“We hope that by putting in this enhanced border security partnership, and making it a requirement for the visa waiver program to share criminal history and biometrics on individuals of concern, that will foster them to look at what their thresholds and legal statutory frameworks are,” the DHS official said. “Ultimately, that’s going to help us to ensure that we don’t allow in anyone that our partners believe are of concern, based on what their and our laws can agree on.”

The United Kingdom is already participating in the new program, but DHS officials would not disclose what kind of information is being shared by London thus far.

“We refer you to Her Majesty’s Government for questions regarding what criminal history information the U.K. is able to share with the U.S.,” said a second DHS official when asked whether Akram would have been flagged at the U.S. border if he were attempting to enter today.

The new requirement has gone largely unnoticed in the European Union, which represents the bulk of countries in the visa waiver program, despite the bloc’s strict privacy standards and the apparent threat of new visa restrictions for Europeans without EU compliance.

Dr. Patrick Breyer, a member of the European Parliament for Germany, in June called the new U.S. policy “blackmail” and urged the EU Commission to reject the demand.

“If necessary, the visa waiver programme must be terminated by Europe,” Breyer said in a statement. “Millions of innocent Europeans are listed in police databases and could be exposed to completely disproportionate reactions.”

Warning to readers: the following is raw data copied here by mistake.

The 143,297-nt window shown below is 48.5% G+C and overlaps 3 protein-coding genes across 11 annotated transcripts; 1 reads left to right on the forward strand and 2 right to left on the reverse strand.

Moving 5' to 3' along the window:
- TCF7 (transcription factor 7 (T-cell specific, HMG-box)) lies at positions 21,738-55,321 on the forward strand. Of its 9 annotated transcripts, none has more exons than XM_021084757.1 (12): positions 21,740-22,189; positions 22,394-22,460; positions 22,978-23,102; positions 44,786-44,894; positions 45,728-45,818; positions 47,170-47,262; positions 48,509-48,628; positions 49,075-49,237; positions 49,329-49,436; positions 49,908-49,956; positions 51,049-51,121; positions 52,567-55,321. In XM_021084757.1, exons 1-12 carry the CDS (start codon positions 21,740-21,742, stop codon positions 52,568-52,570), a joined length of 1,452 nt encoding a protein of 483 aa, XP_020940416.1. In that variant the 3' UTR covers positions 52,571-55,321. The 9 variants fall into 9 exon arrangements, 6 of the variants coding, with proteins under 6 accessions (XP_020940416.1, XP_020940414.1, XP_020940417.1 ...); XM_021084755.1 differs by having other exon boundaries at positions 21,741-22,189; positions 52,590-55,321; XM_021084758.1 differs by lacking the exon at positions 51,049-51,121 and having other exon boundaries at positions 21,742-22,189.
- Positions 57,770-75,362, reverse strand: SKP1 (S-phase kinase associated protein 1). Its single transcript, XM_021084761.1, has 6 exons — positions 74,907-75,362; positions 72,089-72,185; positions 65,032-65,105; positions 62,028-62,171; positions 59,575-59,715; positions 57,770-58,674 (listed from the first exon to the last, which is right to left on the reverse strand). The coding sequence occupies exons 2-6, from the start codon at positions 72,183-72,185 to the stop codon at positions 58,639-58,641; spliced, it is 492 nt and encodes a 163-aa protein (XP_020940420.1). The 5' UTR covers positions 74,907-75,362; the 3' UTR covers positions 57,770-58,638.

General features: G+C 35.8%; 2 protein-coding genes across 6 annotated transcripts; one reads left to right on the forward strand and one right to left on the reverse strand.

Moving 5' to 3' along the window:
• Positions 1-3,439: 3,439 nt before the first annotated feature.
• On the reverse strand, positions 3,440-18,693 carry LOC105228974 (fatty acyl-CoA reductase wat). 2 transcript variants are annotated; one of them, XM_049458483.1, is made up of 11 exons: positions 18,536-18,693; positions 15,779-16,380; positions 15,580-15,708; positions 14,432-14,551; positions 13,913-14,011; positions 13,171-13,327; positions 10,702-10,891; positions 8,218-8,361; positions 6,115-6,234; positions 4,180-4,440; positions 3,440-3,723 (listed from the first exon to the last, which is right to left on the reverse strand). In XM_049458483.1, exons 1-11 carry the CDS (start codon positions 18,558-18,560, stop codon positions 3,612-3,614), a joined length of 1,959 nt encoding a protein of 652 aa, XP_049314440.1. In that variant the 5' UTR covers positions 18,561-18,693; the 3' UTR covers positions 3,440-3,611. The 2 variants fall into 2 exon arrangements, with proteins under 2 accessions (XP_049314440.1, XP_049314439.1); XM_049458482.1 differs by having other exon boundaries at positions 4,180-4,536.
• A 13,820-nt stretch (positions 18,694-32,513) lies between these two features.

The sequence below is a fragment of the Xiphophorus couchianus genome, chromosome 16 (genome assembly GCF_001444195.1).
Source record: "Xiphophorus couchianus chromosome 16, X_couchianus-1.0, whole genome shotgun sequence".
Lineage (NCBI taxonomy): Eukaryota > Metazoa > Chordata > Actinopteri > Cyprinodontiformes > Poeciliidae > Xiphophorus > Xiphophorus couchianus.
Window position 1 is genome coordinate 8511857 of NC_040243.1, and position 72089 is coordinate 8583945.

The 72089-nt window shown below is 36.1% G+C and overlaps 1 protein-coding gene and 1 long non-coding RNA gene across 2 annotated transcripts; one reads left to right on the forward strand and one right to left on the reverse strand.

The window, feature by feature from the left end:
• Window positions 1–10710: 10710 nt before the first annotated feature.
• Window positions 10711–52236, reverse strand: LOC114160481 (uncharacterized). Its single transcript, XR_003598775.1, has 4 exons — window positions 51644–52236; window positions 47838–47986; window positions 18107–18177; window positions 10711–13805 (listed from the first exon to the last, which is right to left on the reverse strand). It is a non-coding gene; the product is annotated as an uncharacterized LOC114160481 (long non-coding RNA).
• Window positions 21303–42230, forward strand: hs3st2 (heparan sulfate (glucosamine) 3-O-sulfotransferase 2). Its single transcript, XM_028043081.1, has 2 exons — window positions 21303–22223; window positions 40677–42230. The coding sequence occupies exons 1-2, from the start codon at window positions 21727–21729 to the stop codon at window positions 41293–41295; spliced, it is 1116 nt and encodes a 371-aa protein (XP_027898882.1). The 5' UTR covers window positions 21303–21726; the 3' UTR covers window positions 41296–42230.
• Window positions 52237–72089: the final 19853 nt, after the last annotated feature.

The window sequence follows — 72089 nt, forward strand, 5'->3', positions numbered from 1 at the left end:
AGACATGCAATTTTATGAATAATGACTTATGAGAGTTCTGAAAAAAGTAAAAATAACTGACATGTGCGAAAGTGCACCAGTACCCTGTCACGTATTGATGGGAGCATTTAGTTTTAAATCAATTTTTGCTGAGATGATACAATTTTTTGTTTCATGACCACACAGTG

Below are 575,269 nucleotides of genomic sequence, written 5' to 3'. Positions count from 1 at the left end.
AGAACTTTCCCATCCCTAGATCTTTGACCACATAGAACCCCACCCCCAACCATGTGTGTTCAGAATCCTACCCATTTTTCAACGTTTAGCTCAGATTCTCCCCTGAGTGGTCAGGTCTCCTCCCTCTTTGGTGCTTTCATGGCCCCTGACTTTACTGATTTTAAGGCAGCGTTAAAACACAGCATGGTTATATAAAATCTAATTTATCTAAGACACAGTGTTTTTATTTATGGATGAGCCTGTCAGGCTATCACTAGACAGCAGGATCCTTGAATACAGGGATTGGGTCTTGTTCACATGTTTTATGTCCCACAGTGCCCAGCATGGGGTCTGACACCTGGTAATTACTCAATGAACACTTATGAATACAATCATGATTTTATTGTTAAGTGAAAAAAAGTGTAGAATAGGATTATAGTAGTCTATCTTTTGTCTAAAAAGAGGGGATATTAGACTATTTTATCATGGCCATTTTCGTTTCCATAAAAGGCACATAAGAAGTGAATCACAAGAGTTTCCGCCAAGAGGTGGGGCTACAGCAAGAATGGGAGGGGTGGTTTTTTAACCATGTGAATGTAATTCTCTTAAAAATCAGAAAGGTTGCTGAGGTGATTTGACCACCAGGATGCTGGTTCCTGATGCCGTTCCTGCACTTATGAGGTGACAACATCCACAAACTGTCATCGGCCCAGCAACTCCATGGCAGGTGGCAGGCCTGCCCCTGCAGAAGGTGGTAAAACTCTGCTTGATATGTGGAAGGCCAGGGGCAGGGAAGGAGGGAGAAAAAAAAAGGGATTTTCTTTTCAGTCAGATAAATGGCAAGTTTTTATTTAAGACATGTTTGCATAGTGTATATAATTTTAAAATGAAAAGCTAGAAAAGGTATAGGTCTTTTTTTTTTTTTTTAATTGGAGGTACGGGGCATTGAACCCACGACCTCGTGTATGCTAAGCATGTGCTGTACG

At a June meeting between DHS officials and members of the European Parliament’s Committee on Civil Liberties, Justice and Home Affairs, the U.S. team said it wanted as much data as European governments could share and threatened to reimpose visa requirements if EU nations fail to comply, Breyer’s office told McClatchy and the Fort Worth Star-Telegram.

But privately, U.S. government sources said they have not heard of opposition to the program from European governments.

A National Security Council spokesperson said that the Biden administration’s “top priority is to protect our country while enabling legitimate travel and respecting the privacy of individuals.”

“We are always working to ensure our screening and vetting programs, including the visa waiver program, are as effective and efficient as possible, and we coordinate closely with our partners to implement any enhancements,” the NSC official said.

A DHS official said the department will begin assessing on Jan. 1, 2027, whether the actions of countries in the visa waiver program “comply with the EBSP requirement.”

Some U.S. lawmakers want the administration to go further.

Republican Sens. Ted Cruz of Texas and Marco Rubio of Florida introduced a bill in May, prompted by the Colleyville crisis, that would codify information sharing agreements and require the secretary of homeland security to impose consequences on countries for non-compliance.

Stephanie Dobitsch, deputy undersecretary for intelligence enterprise operations at the Department of Homeland Security, acknowledged to members of Congress in March that the department was reevaluating existing information sharing agreements under the program, “looking for opportunities to close any gaps.”

A spokesperson for the British government said “the U.K.’s world-leading intelligence agencies and police work tirelessly with their U.S. counterparts to keep our countries safe,” and that, where lessons have emerged from the events at Colleyville, will ensure “they are learnt and acted on.”

But the senior DHS official said that, after the events in Texas, the United Kingdom understands the need to cooperate under the new visa waiver requirements.